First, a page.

With only the second Mortal Kombat X downloadable character upon us [this week]; it's fair to say Mortal Kombat Online's focus should still be on NetherRealm Studios' current fighting game. Despite a rash of persistent software issues; the tenth instalment has been a blockbuster success for "next" generation consoles (and PC) - fuelled by a massive launch! MKX has burnt bright - but also brought into focus the encroaching influence of big business. Now more than ever, that means a certain monotony of patterns.

To date; Warner Brothers' MK output may have been sporadic, but the more things change, the more they stay the same. The two year release cycle instituted by Midway Games has roughly been upheld over three NetherRealm titles, supported by the introduction of an intended parallel franchise: Injustice: Gods Among Us.

For the forward thinking: a post-launch burst of occasional DC Comics tweets in NetherRealm Creative Director [Ed Boon]'s feed lends to a sense of inevitability. If an Injustice sequel is indeed coming, it's likely that pre-production is already well under way, or entering development stages. Jokes about flash drives aren't the only reason we're thinking about a superhero fighting sequel, but they mount a case for what might lie ahead, and that warrants talking about.

Identity Krisis: Injustice isn't quite Kombat, but isn't totally unique, either.

The combined drawing power of DC Comics and NetherRealm Studios was undeniable, but from a Mortal Kombat vantage point, the game struggled to connect with an existing fighting game user base. Finding equivalency, rather than a sustained loyal audience; NetherRealm's attempts to differentiate their two franchise series led to a dubious, somewhat unnecessary identity crisis. The result was a game not quite appealing to Mortal Kombat, but not nearly as different as developers would hope to claim.

All things considered - Injustice: Gods Among Us was a meritorious outing. As a fighting game, it was certainly credible, and gave NetherRealm the room to experiment. It continued DC's efforts to further entrench their characters in the interactive entertainment space, but also gave back to the boutique comics industry, generating a major crossover attraction in their fledgling digital comics business. It did all this whilst overcoming the bad taste of 2008's lacklustre Mortal Kombat versus DC Universe, as well as unflattering comparisons to their trail blazing rivals. It ticked a lot of the right boxes - so how can it be better?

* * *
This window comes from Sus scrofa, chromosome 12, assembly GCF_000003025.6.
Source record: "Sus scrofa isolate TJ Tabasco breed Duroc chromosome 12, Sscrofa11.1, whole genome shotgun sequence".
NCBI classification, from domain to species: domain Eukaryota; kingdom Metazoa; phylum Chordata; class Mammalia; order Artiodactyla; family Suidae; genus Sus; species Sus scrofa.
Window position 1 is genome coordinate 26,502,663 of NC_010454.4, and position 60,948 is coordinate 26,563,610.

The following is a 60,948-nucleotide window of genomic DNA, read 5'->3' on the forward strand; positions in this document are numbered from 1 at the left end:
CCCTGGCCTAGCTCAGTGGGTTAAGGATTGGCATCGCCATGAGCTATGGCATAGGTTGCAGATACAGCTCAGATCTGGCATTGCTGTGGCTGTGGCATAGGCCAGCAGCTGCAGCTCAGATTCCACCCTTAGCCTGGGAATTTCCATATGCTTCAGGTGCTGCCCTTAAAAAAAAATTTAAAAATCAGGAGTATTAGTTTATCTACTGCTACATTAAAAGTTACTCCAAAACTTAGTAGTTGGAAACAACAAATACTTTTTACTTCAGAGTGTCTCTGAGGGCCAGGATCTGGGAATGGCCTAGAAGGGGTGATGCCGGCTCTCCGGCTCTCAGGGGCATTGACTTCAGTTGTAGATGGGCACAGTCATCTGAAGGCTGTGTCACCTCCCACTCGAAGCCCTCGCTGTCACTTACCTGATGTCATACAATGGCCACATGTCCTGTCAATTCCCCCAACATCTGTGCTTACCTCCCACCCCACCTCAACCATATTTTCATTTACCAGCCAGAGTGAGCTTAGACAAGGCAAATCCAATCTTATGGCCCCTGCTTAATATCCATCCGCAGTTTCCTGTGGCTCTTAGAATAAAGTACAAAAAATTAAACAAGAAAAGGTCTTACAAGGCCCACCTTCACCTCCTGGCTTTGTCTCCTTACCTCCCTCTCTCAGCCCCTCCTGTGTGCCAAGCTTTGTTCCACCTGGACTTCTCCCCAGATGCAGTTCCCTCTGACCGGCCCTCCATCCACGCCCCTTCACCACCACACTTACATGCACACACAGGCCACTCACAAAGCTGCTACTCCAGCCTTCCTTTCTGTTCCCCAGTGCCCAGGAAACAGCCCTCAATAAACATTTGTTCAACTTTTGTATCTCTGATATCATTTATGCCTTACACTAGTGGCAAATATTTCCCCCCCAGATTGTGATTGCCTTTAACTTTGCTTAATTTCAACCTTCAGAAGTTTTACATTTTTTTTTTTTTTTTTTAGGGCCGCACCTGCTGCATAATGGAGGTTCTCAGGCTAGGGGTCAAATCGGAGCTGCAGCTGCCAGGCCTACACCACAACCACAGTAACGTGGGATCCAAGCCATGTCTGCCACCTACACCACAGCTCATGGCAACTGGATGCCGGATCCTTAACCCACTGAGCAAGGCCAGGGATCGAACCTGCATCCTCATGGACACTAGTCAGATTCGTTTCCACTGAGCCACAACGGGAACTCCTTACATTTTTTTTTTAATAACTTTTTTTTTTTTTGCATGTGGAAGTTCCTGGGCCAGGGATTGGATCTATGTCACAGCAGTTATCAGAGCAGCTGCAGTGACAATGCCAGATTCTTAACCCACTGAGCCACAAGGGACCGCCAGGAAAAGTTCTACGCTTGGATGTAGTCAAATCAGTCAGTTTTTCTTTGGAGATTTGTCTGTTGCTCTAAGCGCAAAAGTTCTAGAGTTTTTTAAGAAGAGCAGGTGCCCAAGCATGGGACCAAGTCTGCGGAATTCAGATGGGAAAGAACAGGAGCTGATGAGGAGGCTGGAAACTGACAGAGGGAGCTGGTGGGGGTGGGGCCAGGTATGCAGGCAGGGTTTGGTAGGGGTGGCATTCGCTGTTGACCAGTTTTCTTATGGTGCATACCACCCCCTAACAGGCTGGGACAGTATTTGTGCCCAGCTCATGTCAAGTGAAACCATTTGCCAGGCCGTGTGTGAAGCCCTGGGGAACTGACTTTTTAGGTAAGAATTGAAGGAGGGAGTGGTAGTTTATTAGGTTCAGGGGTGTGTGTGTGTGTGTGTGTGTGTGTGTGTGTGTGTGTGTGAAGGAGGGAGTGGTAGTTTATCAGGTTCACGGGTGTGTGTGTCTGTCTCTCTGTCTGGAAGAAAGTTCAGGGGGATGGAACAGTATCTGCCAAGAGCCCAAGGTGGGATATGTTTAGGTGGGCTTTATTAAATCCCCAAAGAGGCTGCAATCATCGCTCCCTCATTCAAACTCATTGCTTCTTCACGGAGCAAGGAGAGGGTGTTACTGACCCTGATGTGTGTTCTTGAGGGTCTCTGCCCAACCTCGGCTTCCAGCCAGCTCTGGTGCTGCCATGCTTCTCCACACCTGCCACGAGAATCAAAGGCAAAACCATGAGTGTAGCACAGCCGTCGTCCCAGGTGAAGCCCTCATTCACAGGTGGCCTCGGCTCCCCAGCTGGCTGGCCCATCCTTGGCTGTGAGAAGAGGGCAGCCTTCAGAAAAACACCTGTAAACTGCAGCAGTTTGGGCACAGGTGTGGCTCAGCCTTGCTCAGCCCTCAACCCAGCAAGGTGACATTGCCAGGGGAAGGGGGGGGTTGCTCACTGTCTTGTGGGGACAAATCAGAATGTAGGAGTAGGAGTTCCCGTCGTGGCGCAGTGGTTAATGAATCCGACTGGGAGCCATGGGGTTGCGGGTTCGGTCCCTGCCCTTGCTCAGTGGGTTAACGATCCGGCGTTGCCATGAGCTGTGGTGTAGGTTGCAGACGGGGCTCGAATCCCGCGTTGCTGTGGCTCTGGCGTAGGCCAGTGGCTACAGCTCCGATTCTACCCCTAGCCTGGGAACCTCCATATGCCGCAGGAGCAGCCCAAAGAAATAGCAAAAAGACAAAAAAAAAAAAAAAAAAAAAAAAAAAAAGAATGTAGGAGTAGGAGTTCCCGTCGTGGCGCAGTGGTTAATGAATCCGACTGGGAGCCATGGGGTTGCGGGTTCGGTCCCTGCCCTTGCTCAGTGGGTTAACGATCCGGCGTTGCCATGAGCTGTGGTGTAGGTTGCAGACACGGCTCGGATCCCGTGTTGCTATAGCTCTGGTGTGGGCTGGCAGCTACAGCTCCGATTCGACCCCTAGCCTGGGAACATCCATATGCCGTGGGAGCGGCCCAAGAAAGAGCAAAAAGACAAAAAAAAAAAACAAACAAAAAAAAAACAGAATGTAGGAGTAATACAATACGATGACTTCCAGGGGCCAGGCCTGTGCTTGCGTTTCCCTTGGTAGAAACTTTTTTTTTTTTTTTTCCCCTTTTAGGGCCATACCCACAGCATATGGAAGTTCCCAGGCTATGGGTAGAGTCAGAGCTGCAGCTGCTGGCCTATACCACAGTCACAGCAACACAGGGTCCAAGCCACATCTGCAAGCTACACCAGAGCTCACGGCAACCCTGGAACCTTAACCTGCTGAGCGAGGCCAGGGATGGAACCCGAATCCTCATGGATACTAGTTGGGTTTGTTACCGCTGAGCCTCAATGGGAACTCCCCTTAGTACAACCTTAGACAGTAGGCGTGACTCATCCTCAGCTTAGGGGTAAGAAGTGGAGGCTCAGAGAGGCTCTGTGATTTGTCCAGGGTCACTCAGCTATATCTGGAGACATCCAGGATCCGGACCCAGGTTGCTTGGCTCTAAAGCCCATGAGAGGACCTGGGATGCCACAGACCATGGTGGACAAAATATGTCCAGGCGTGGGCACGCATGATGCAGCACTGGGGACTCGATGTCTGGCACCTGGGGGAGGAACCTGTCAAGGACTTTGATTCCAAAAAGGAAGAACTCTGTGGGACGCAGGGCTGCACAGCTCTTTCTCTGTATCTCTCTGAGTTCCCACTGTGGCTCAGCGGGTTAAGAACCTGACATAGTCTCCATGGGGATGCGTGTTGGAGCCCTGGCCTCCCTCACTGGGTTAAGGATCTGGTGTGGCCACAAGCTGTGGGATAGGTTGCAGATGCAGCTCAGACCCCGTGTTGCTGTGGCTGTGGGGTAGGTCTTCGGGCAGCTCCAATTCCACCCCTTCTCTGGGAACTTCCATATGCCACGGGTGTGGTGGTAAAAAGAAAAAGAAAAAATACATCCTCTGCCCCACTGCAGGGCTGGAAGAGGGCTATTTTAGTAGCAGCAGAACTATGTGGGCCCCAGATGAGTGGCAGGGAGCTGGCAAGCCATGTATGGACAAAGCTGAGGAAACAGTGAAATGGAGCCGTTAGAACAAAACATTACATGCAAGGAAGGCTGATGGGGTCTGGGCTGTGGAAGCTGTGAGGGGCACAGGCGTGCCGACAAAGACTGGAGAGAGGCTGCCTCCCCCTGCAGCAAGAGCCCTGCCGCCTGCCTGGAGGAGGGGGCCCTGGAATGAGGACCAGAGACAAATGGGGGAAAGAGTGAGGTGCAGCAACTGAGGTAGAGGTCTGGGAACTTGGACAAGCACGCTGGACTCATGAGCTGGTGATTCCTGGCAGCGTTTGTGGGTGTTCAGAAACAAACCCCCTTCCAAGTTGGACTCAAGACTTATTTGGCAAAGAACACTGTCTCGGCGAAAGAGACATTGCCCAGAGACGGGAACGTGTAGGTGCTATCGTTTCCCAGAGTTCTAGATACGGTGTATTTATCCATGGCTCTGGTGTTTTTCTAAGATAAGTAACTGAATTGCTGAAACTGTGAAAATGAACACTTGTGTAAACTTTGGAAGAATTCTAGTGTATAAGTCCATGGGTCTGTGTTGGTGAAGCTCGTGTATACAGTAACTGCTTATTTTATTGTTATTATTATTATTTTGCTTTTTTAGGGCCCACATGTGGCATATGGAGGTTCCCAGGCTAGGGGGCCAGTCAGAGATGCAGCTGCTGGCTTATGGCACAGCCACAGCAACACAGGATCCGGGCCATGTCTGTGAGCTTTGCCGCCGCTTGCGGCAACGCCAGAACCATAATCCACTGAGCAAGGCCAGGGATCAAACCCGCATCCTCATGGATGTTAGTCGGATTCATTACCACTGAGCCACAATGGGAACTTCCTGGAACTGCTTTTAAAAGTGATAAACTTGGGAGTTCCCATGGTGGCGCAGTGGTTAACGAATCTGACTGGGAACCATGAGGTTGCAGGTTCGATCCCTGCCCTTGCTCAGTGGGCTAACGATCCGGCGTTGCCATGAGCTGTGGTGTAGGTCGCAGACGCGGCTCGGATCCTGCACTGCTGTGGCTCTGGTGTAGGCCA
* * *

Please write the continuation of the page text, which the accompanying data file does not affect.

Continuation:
Time will tell what effect Mortal Kombat X launch problems and DLC strategies have on the paying audience. For the time being, it seems NetherRealm and Warner Brothers have all the luxuries of a strong built-in base for both of their major IPs. This means they also have the luxury to lead the way - carving out a new niche in the ever-repeating cycle of copycat AAA games. Ironically, we're finding inspiration in the failed efforts of a defunct Chicago developer working on a rival franchise.

PtoP Online recently unearthed four minutes of footage from EA Chicago's cancelled work on a 2007 Marvel Comics fighter [above]. An unofficial sequel to Rise of the Imperfects - it was rumoured to be called "Marvel: Destruction" after its destructible, sandbox environments.

The game obviously predates Street Fighter IV, MK vs DC, and the games that jumpstarted a renaissance of 2D planes in fighting games that persists as standard in 2015. While not particularly impressive on first viewing, the prototype footage taps an important and relevant vein absent from Injustice: Gods Among Us, and its contemporaries.